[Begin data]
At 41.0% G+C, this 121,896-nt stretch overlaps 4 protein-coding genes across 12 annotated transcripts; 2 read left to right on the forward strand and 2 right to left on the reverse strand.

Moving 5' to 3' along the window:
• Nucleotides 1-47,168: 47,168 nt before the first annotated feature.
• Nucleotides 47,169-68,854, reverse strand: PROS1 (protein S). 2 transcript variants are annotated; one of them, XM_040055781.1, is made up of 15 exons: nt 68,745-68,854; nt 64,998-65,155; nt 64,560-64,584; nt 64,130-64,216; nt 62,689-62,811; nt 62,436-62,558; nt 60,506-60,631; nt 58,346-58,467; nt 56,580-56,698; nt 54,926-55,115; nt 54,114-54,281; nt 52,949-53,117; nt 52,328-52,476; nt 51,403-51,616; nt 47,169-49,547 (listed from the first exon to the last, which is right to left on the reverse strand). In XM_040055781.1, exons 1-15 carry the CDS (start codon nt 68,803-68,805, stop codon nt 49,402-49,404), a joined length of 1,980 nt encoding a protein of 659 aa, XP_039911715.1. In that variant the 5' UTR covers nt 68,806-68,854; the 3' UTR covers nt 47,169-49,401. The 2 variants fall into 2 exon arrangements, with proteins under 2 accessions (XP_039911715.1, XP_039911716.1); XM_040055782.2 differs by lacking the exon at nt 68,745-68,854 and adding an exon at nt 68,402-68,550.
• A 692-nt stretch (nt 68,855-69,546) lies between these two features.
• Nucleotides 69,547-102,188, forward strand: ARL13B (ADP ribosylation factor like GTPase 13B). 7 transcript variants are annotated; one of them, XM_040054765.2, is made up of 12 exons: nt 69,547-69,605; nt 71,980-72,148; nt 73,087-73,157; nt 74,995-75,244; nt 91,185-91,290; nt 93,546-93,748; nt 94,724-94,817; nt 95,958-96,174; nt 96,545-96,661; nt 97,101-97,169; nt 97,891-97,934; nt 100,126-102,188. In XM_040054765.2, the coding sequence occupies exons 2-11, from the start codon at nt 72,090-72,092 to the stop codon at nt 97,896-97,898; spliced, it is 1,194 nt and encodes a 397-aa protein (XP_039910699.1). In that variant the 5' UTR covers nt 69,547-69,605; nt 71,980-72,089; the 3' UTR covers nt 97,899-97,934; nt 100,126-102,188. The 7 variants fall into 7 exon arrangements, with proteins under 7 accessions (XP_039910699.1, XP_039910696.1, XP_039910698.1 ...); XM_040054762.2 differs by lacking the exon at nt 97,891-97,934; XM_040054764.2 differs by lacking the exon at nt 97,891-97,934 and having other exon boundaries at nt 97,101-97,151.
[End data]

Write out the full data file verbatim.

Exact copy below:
At 41.0% G+C, this 121,896-nt stretch overlaps 4 protein-coding genes across 12 annotated transcripts; 2 read left to right on the forward strand and 2 right to left on the reverse strand.

Moving 5' to 3' along the window:
• Nucleotides 1-47,168: 47,168 nt before the first annotated feature.
• Nucleotides 47,169-68,854, reverse strand: PROS1 (protein S). 2 transcript variants are annotated; one of them, XM_040055781.1, is made up of 15 exons: nt 68,745-68,854; nt 64,998-65,155; nt 64,560-64,584; nt 64,130-64,216; nt 62,689-62,811; nt 62,436-62,558; nt 60,506-60,631; nt 58,346-58,467; nt 56,580-56,698; nt 54,926-55,115; nt 54,114-54,281; nt 52,949-53,117; nt 52,328-52,476; nt 51,403-51,616; nt 47,169-49,547 (listed from the first exon to the last, which is right to left on the reverse strand). In XM_040055781.1, exons 1-15 carry the CDS (start codon nt 68,803-68,805, stop codon nt 49,402-49,404), a joined length of 1,980 nt encoding a protein of 659 aa, XP_039911715.1. In that variant the 5' UTR covers nt 68,806-68,854; the 3' UTR covers nt 47,169-49,401. The 2 variants fall into 2 exon arrangements, with proteins under 2 accessions (XP_039911715.1, XP_039911716.1); XM_040055782.2 differs by lacking the exon at nt 68,745-68,854 and adding an exon at nt 68,402-68,550.
• A 692-nt stretch (nt 68,855-69,546) lies between these two features.
• Nucleotides 69,547-102,188, forward strand: ARL13B (ADP ribosylation factor like GTPase 13B). 7 transcript variants are annotated; one of them, XM_040054765.2, is made up of 12 exons: nt 69,547-69,605; nt 71,980-72,148; nt 73,087-73,157; nt 74,995-75,244; nt 91,185-91,290; nt 93,546-93,748; nt 94,724-94,817; nt 95,958-96,174; nt 96,545-96,661; nt 97,101-97,169; nt 97,891-97,934; nt 100,126-102,188. In XM_040054765.2, the coding sequence occupies exons 2-11, from the start codon at nt 72,090-72,092 to the stop codon at nt 97,896-97,898; spliced, it is 1,194 nt and encodes a 397-aa protein (XP_039910699.1). In that variant the 5' UTR covers nt 69,547-69,605; nt 71,980-72,089; the 3' UTR covers nt 97,899-97,934; nt 100,126-102,188. The 7 variants fall into 7 exon arrangements, with proteins under 7 accessions (XP_039910699.1, XP_039910696.1, XP_039910698.1 ...); XM_040054762.2 differs by lacking the exon at nt 97,891-97,934; XM_040054764.2 differs by lacking the exon at nt 97,891-97,934 and having other exon boundaries at nt 97,101-97,151.